Scorsese never got to work with one of the greatest movie stars, Marlon Brando, but they did come close. After his breakthrough film Mean Streets, Scorsese was developing an adaptation of Dee Brown’s seminal history of the Native American people during the 19th century, Bury My Heart At Wounded Knee, which was to have starred Brando (the Native American cause being famously close to Brando’s heart, having sent activist Sacheen Littlefeather to pick up his Oscar for The Godfather as a protest). Alas, the project stalled (it was eventually made as a 2007 HBO movie), and Scorsese made Taxi Driver instead.

The Five Obstructions
Back in 2011, Scorsese nearly took on one of the most fascinating projects he ever considered: a team up with Danish enfant terrible director Lars Von Trier (Antichrist) on a version of Von Trier’s Five Obstructions project, which would have seen Scorsese remaking his classic Taxi Driver in five different versions based around challenges set by Von Trier. But things went quiet soon after the announcement, partly because Von Trier made controversial remarks at Cannes about the Nazis, and partly because, according to Taxi Driver writer Paul Schrader, “in Marty’s mind, it never was something that should be done.”

Watch the DVD trailer for a documentary about Lars Von Trier and His ‘Five Obstructions’:

High and Low
Remakes get a bad rep, but Scorsese has done some of the better ones in Cape Fear, The Departed, and even Silence. He spent years developing another, a version of Akira Kurosawa’s 1963 thriller High and Low, about the botched kidnapping of a wealthy executive. Scorsese hired Glengarry Glen Ross writer David Mamet to pen the remake in the late 1990s, but it was continually delayed for other projects. Eventually, Scorsese agreed to produce with Mike Nichols set to direct (curiously, Chris Rock was reportedly brought on to rewrite the script), but sadly, Nichols passed away before it happened.

The Winter Of Frankie Machine
Don Winslow is one of the very best crime writers alive, but his work has never successfully made it to the big screen. The nearest miss was an adaptation of his 2006 novel The Winter Of Frankie Machine, about a retired hit man lured out of retirement only to find that someone’s trying to kill him. The book was optioned by Robert De Niro back in 2005 with the intention of him starring in it, and the actor persuaded Scorsese to attach himself as director. But within a couple of years, Scorsese had stepped away, with his friend Michael Mann taking over (the film still hasn’t happened).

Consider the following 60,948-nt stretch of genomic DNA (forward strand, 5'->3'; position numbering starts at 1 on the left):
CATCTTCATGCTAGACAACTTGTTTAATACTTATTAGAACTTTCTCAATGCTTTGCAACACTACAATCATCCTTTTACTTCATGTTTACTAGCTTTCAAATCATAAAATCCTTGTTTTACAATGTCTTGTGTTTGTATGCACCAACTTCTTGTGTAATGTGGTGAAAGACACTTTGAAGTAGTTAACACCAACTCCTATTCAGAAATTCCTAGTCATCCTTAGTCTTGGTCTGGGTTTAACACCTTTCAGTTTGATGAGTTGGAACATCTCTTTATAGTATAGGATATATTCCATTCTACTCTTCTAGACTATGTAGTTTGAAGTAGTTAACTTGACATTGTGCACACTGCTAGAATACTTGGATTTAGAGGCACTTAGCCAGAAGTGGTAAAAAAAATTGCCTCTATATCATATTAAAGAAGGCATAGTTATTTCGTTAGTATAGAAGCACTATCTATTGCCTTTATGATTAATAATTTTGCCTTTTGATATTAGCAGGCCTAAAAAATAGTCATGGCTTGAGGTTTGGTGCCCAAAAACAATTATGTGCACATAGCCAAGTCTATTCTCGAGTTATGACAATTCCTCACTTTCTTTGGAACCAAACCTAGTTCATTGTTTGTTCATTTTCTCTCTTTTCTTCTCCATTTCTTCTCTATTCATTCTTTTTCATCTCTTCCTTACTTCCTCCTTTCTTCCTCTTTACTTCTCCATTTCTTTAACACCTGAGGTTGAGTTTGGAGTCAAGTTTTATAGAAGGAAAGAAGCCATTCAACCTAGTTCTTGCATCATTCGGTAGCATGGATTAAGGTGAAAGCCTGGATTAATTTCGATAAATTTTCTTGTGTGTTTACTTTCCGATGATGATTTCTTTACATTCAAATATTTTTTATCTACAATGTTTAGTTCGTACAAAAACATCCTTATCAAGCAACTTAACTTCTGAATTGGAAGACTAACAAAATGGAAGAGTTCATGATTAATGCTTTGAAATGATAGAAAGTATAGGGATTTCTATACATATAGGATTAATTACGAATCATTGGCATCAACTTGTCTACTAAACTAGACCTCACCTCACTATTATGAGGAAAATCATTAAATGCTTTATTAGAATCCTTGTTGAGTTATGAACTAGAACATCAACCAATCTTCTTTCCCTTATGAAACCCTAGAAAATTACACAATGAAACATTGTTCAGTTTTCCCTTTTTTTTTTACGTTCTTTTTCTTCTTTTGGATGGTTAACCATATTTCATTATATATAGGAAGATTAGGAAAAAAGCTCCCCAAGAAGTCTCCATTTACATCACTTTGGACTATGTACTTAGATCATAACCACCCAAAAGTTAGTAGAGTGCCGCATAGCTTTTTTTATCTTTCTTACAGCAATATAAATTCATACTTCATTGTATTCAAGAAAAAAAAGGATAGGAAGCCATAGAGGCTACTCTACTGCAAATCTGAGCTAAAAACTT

After Dino, Scorsese’s first attempt at a Rat Pack biopic, fell apart (see above), he took a different approach: focusing on the chairman of the board himself, Frank Sinatra. The project was first set up in 2009, and Scorsese discussed it regularly over the following years, suggesting he could shoot it in 3D, and even that Leonardo DiCaprio could play Ol’ Blue Eyes. But last December, Pulitzer Prize-winning novelist Michael Chabon, who was writing the script, indicated the project was dead, and Scorsese soon confirmed it, saying that issues with the Sinatra family had caused him to walk away.

Robert De Niro Sees Leonardo DiCaprio’s Relationship With Martin Scorsese as Similar to His Own:

The Irishman, Part 2
Like Silence, The Irishman is a long-in-development Scorsese project that appears to finally be getting in front of the cameras. The director’s return to the crime genre, scheduled to be Scorsese’s next film in production in 2017, tells the story of hitman Frank Sheeran and is set to star Robert De Niro and Al Pacino. It was once envisioned as two films, the second of which would have been a sort of meta-movie, that De Niro described in 2010 as “a kind of 8 1/2, La Dolce Vita, a certain kind of biographical, semi-biographical type of Hollywood movie — a director and the actor — based on things Marty and I have experienced.” It sounds amazing, but writer Eric Roth, who came up with the idea, would later reveal that the companion film had been dropped.